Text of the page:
Detail of “O Body, O Incarnation” bowl (incantation against cancer)
The poetry-sculpture collaboration that I am working on with Tiffany Besonen now has a name: Reassurances: Incantation Bowls, Reimagined. Read Tiffany’s post about the naming process here. In writing the poems for this project (click here for a full description), I’ve run into several obstacles. One major hurdle, I’ve recently realized, is giving myself the permission to speak in the poems with the authoritative, oracular voice that these incantations against fears demand. Women in this culture (and others) are taught to be meek, to be unsure, to be equivocal. Studies prove it:
According to Lakoff (1973, 1975), women are caught between two forms of male prejudice. When women use tentative language—hedges (e.g., sort of, you know), disclaimers (e.g., I’m not sure,I suppose), and tag questions (e.g., isn’t it? right?)—men like them but perceive them as relatively unintelligent and incompetent, thus justifying their exclusion from serious discussion and power. When women eschew tentative language, men see them as intelligent and competent, but they are ostracized for being unfeminine; epithets reserved for such women include bully broad, iron maiden, and bitch.
Research has verified Lakoff’s contention. Wiley and Eskilson (1985) found that women who used assertive language were seen as successful managers, despite being seen as less likeable, than women who used tentative language.
[Reid, Scott A., et al. Gender, Language, and Social Influence: A Test of Expectation States, Role Congruity, and Self-Categorization Theories. Human Communication Research 35 (2009) 465–490.]
This is true in my own observations of the way I speak, the way my female colleagues speak, and, especially, the way my female high school students speak and write. Case in point: I just had to stop myself from going back and inserting “sometimes” above, so that the sentence read “the way I sometimes speak,” because otherwise it felt too declarative and absolute. Insidious, this phenomenon. Overcoming it to speak in the poems for this project as the protector, the oracle, the authority is difficult.
In the original bowls from the 2nd-8th centuries, CE, the demons prayed against were often female Lilith demons. What is it about femaleness that is so threatening? And particularly about assertive femaleness?
In Jewish folklore, from the 8th–10th centuries Alphabet of Ben Sira onwards, Lilith becomes Adam’s first wife, who was created at the same time and from the same earth as Adam. This contrasts with Eve, who was created from one of Adam’s ribs. In the 13th Century writings of Rabbi Isaac ben Jacob ha-Cohen, for example, Lilith left Adam after she refused to become subservient to him and then would not return to the Garden of Eden after she mated with archangel Samael.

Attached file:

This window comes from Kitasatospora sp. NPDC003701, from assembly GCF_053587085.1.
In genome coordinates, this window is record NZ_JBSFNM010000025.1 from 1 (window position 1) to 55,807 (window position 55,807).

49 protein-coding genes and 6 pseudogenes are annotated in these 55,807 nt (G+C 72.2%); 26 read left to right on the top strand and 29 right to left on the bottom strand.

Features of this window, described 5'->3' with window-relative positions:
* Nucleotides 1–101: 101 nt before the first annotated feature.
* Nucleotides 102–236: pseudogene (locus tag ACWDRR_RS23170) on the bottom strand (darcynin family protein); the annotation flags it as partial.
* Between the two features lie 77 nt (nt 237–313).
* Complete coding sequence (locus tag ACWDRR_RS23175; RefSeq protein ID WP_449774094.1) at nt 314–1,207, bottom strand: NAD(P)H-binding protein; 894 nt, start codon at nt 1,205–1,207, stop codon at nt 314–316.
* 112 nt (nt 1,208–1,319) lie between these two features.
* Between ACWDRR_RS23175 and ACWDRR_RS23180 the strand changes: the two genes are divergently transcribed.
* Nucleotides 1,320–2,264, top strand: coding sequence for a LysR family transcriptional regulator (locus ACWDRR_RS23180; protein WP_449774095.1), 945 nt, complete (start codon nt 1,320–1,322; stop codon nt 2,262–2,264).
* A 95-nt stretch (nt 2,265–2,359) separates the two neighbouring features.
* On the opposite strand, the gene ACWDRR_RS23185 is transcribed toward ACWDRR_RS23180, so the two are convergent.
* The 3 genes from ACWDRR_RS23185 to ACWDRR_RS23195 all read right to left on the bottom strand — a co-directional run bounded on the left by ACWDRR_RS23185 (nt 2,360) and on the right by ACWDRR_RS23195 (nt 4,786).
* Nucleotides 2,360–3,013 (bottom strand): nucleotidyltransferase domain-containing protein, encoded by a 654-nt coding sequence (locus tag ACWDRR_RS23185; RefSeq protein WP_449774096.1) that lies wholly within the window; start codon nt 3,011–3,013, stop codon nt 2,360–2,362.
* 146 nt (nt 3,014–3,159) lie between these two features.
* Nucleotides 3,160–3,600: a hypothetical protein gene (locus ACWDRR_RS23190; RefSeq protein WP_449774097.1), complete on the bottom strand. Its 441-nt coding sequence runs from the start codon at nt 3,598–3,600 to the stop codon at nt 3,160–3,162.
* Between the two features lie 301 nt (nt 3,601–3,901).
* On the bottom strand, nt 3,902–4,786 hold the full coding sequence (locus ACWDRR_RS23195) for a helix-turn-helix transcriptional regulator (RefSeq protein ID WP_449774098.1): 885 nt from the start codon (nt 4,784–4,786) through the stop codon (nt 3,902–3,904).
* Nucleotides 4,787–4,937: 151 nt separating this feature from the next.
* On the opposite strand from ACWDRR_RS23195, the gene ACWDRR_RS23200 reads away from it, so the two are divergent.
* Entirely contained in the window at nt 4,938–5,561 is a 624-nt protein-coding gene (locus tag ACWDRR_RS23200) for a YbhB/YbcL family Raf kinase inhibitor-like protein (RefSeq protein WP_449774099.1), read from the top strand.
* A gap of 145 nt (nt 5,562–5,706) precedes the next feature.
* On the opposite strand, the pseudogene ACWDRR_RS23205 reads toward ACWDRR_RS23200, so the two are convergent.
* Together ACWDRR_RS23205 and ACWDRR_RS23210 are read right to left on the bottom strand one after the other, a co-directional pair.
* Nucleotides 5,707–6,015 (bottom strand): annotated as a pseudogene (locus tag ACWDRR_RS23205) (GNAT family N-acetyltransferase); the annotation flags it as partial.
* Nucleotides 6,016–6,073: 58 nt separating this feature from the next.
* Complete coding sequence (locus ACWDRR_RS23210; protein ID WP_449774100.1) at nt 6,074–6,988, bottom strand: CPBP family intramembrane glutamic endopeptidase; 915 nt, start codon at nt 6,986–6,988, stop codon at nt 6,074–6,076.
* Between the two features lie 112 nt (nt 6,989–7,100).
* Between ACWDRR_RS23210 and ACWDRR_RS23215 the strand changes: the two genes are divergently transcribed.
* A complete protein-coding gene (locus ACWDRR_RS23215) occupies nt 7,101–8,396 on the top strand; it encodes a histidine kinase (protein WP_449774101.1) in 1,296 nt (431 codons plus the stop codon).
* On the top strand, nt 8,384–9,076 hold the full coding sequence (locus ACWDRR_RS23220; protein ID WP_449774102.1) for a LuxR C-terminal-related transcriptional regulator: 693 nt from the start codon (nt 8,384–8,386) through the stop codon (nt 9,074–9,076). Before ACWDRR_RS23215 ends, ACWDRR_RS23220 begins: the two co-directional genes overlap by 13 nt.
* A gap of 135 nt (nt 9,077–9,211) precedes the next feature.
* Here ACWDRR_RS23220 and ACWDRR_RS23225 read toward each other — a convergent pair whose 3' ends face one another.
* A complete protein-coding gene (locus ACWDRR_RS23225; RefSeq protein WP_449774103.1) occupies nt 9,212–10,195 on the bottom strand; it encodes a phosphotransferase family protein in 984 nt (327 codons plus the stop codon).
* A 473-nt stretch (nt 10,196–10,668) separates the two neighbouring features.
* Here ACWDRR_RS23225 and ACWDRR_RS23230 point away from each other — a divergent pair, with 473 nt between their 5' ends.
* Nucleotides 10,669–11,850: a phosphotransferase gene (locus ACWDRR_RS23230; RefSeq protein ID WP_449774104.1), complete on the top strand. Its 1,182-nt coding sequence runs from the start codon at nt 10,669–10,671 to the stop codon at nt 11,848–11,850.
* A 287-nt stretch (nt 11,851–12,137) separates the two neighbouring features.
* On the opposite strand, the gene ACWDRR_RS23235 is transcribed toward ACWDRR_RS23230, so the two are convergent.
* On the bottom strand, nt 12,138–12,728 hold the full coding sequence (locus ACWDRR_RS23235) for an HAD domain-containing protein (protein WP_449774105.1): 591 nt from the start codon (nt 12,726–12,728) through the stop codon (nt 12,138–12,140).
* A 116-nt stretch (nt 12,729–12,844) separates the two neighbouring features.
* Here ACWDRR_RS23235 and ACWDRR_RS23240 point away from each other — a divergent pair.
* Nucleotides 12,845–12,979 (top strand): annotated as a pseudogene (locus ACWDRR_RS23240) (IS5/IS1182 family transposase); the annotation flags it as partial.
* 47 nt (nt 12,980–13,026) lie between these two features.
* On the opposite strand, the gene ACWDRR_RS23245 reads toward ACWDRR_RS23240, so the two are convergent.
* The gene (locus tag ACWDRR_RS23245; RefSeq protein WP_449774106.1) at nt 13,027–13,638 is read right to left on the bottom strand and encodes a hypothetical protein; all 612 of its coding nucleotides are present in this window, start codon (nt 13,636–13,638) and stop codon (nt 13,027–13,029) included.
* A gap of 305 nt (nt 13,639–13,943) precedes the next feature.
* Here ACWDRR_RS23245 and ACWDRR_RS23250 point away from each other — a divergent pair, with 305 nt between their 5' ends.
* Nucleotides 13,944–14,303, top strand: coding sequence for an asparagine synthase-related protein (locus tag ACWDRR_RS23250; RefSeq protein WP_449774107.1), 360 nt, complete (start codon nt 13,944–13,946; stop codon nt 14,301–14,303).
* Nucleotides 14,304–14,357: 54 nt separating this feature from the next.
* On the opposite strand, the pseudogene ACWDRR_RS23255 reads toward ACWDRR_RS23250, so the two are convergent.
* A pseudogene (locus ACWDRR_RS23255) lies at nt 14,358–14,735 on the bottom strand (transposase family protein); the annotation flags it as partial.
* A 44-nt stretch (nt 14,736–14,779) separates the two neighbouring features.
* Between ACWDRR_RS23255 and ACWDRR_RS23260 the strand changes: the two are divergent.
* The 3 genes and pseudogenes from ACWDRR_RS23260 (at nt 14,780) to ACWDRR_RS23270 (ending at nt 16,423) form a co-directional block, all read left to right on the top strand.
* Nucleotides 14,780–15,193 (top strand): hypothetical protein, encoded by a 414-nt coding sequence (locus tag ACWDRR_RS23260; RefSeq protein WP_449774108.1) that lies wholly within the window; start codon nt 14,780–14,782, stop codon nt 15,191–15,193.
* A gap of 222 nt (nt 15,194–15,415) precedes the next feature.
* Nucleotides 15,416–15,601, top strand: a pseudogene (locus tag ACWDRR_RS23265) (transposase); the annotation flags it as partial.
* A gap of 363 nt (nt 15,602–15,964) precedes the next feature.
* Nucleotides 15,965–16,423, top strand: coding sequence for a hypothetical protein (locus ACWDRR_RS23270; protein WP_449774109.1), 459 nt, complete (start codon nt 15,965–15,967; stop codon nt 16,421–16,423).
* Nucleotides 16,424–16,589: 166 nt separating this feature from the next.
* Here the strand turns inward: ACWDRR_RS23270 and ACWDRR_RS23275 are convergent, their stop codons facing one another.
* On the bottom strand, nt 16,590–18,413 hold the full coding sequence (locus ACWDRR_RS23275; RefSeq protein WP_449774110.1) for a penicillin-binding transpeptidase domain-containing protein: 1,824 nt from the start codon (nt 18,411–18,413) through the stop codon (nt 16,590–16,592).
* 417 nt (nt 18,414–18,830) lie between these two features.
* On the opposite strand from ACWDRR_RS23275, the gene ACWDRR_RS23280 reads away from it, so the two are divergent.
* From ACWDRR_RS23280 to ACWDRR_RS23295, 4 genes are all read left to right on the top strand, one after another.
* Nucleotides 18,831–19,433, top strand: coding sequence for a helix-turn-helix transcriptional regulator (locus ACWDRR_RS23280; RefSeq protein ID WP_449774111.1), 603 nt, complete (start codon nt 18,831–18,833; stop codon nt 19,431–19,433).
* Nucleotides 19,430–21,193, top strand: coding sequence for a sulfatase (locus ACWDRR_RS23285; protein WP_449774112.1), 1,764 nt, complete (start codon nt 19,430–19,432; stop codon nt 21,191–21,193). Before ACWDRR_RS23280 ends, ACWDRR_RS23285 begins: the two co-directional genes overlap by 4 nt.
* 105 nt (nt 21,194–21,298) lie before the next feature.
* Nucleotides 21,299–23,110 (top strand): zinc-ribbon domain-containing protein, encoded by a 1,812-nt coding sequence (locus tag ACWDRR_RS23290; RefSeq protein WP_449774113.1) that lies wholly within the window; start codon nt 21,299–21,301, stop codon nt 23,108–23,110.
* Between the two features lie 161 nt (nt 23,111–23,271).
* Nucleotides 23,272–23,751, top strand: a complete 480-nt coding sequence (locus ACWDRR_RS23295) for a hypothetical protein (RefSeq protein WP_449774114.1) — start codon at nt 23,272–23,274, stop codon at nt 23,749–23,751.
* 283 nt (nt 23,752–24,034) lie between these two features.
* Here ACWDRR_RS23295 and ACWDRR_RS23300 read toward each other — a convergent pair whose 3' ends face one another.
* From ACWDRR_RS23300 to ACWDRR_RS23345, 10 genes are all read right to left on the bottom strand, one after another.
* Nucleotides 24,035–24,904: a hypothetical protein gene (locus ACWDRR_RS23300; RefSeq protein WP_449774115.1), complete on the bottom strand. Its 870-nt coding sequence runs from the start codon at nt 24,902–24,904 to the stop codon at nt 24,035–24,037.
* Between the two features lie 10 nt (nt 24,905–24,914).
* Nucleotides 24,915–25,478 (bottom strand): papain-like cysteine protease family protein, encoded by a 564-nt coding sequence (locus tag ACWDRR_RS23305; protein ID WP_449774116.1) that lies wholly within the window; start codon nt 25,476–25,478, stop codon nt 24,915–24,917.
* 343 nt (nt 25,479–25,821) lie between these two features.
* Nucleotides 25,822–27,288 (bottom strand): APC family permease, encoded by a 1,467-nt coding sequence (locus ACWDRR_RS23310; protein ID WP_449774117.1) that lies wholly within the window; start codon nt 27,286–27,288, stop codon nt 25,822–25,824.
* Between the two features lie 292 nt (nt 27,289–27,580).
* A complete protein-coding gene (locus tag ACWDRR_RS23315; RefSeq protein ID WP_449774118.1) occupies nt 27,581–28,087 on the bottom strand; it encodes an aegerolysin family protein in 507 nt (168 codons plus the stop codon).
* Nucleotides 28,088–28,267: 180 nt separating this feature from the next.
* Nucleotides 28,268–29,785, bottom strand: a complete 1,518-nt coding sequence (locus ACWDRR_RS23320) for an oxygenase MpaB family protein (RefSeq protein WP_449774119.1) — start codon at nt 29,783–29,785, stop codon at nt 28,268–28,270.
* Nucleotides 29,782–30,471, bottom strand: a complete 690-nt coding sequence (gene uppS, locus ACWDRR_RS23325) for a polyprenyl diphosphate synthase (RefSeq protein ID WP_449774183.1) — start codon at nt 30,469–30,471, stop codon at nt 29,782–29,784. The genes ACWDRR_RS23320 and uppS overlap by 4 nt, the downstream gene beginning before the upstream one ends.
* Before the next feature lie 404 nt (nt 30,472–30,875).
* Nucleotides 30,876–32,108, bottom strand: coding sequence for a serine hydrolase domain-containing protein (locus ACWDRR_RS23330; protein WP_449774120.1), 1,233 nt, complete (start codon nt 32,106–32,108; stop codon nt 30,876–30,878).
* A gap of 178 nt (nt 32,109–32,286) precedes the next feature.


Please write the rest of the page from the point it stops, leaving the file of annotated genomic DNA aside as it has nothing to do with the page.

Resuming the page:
[Kvam Kristen E., Linda S. Schearing, and Valarie H. Ziegler. Eve and Adam: Jewish, Christian, and Muslim readings on Genesis and gender. pp 220–221, Indiana University Press, 1999]
From the very beginnings of western culture, women have been outcast for being assertive. No wonder, then, that taking an authoritative tone is difficult. It’s fascinating that this project to write about fears has unearthed one of the most basic, yet hidden, cultural fears for women. That is not something I was aware would be an aspect of writing these poems, yet now, it has become one of the central issues. The bowls for this project are being made of sewing pattern paper–a traditionally female tool for traditionally female work. Yet here, the material is being repurposed–being used against its original use. The patterns were meant to be used as directions, as prescriptions, as a way to a predictable outcome, and these bowls definitely go outside those lines, literally and figuratively. In the beginning, I didn’t conceive of this project as a particularly feminist one, and yet there it is. The subconscious is a powerful and mysterious thing.
I’ve made other discoveries in this writing process. Writing to assuage fears means that I’ve had to think a lot about fear and its origins. In my original conception, the poems would be about “contemporary” fears: terrorism, unsafe food, child-rearing mistakes. What I’ve found, however, is that there are no truly contemporary fears. All of our fears come from that same reptilian part of the brain that they always have, and all are corollaries of the same three fears that have plagued humankind, and perhaps animals, too, since the beginning of time.
I believe that all of our fears fit into three categories: fear of suffering, fear of isolation, and fear of the unknown. You might ask: where’s that most basic fear–the fear of death? I would argue that we don’t actually fear death, we fear the process of dying ( fear of suffering), leaving our loved ones behind (fear of isolation), and whatever the aftermath of death might be (fear of the unknown).
In discussing this theory of fear with others, the most frequent question is “what about the fear of losing control?” I believe that wanting control is a manifestation of fearing the unknown.
Thinking about our fears in this way has informed the writing of the poems. They have become more universal, less”contemporary,” less tied to the here and now. I’m OK with that. It’s not how I originally conceived the project, but art is messy, and uncontrollable. Part of being an poet is to let yourself go where the words take you. In doing so, the poet must overcome the fear of the suffering that might come from being unsuccessful, the fear of the isolation of being misunderstood, and the fear of going into the unknown.
I’m working on it.